How Many Eritreans Have to Die at the Border Before European Countries admit the Truth— that the “Shoot-to-Kill” orders for Eritrean Border Guards are still in place!

Some European Countries continue to deny that there is any danger to Eritrean citizens
trying to exercise the right to leave their country, as articulated in Article 13 of the Universal
Declaration of Human Rights.

Eritreans do not have the right to leave their country; to do so without a permit is to commit
a crime under Eritrean law.

Any Eritrean trying to cross the border to escape their country is likely to be shot: the UN
Commission of Inquiry into human rights in Eritrea and the Special Rapporteur have
confirmed this: “It also involves a practice of shooting at those trying to cross” (the
border)—and would-be escapees, if caught, are likely to be “detained on average between 2
and 7 years”.

Over the years Human Rights Concern-Eritrea (HRCE) has interviewed many Eritreans who
have escaped across the borders. Four of those interviewed during a visit to the region in
May 2018 were shot and seriously injured. One lost an eye; two lost a leg each, and the
fourth suffered a spinal cord injury. These interviewees reported seeing the bodies of others
who had been killed as they attempted to cross the border.

Former border guards who themselves escaped from the country have previously informed
HRCE that Eritrean units placed near or on the border have direct orders from their
superiors to shoot any escapees they see flee outwards towards the border. As with many
orders divulged by a government which wants to maintain deniability, the soldiers receive
them verbally but they are nonetheless enforced: soldiers found to show mercy are
themselves punished and jailed for an arbitrary amount of time.

So why is it that certain European countries continue to deny there is a “shoot-to-kill”
practice at the Eritrean borders, and to maintain that there is no danger to escaping Eritrean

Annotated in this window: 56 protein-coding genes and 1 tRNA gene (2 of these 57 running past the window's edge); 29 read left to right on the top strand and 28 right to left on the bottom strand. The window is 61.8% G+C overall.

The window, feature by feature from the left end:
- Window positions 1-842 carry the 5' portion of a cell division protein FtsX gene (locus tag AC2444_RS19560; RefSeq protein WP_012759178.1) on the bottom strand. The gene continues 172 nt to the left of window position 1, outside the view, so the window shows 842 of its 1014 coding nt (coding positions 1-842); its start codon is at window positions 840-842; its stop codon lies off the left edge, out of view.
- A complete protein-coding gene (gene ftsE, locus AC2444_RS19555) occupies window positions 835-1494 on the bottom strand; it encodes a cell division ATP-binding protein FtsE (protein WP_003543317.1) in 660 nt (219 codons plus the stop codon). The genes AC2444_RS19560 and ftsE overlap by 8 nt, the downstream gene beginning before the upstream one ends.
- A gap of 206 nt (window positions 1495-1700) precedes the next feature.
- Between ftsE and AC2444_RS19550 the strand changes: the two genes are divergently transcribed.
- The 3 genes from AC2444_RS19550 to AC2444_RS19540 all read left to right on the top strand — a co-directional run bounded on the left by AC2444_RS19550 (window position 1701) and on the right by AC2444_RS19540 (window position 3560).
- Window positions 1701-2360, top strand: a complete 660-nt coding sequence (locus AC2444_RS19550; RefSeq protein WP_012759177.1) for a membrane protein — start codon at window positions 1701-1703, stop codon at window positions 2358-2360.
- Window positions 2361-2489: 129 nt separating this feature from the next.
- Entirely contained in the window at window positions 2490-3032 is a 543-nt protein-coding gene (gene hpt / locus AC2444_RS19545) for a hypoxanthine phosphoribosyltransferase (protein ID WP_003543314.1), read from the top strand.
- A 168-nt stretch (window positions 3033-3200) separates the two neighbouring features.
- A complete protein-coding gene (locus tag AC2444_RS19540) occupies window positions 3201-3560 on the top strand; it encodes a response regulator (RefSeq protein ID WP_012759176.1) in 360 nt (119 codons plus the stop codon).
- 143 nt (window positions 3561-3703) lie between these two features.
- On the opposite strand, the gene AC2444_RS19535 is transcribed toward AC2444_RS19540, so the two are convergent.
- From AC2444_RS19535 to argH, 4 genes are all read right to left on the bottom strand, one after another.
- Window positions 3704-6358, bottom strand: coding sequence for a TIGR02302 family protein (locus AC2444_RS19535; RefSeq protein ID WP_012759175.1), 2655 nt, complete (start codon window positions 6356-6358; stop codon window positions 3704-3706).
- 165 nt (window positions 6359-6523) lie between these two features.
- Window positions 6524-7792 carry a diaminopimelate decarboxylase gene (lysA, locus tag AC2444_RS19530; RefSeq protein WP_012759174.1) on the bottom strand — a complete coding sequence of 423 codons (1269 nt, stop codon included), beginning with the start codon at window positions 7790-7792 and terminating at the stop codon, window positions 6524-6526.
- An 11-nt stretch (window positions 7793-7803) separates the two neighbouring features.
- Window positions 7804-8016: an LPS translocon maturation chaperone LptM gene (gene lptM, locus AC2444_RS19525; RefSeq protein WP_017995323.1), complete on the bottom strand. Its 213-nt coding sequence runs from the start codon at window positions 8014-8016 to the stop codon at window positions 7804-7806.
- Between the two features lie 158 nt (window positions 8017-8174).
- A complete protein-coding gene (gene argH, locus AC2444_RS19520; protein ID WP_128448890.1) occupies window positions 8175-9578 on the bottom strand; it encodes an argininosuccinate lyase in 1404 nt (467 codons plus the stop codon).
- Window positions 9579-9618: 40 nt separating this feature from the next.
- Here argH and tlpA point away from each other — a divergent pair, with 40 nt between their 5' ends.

Do these EU countries have observers at the border monitoring events?

Why do they feel they have a better grasp of what occurs at the border than Eritrean
asylum-seekers, including those interviewed by the UN Commission of Inquiry, the Special
Rapporteur and human rights organisations?

Could it be that they have an interest in co-operating with the unelected regime that runs
Eritrea, namely, to prevent escaping Eritreans from reaching Europe?

Is it possible that these European countries have no thoughts other than to reduce the flow
of refugees across the Mediterranean when they deny the “shoot-to-kill” orders at Eritrean

It sometimes appears that a willful blindness affects European countries view of the actions
of the Eritrean authorities towards their own citizens. How many more thousands of
Eritreans must be imprisoned, maimed, or shot dead at the border before European
countries acknowledge the truth about the Eritrean government? —a truth already
confirmed by experts the UN appointed?

Thousands of Eritrean asylum seekers reach Europe after having escaped their home daring
to try their luck despite this deadly policy by the Eritrean government, and they all give their
statements when they seek refuge in European countries. The experiences they went
through, including the risks they faced at the border, are everyday testimonies being
ignored by such European countries when they choose to minimise the risk the Eritrean
government poses to anyone who seeks freedom by fleeing: these European countries are
silencing their voices.

More fundamentally, denying the shoot-to-kill policy and practice is actuality a denial that
the victims who died because of it ever existed, their unburied bodies left in the wilderness
only to be remembered by their companions who survived the ordeal. Turning a blind eye
and cooperating with the perpetrators won’t make it go away, it will only result in more
unclaimed bodies.

Must the lives of Eritrean citizens be sacrificed just to save EU countries the trouble of
having to provide them with sanctuary?

Human Rights Concern – Eritrea (HRCE)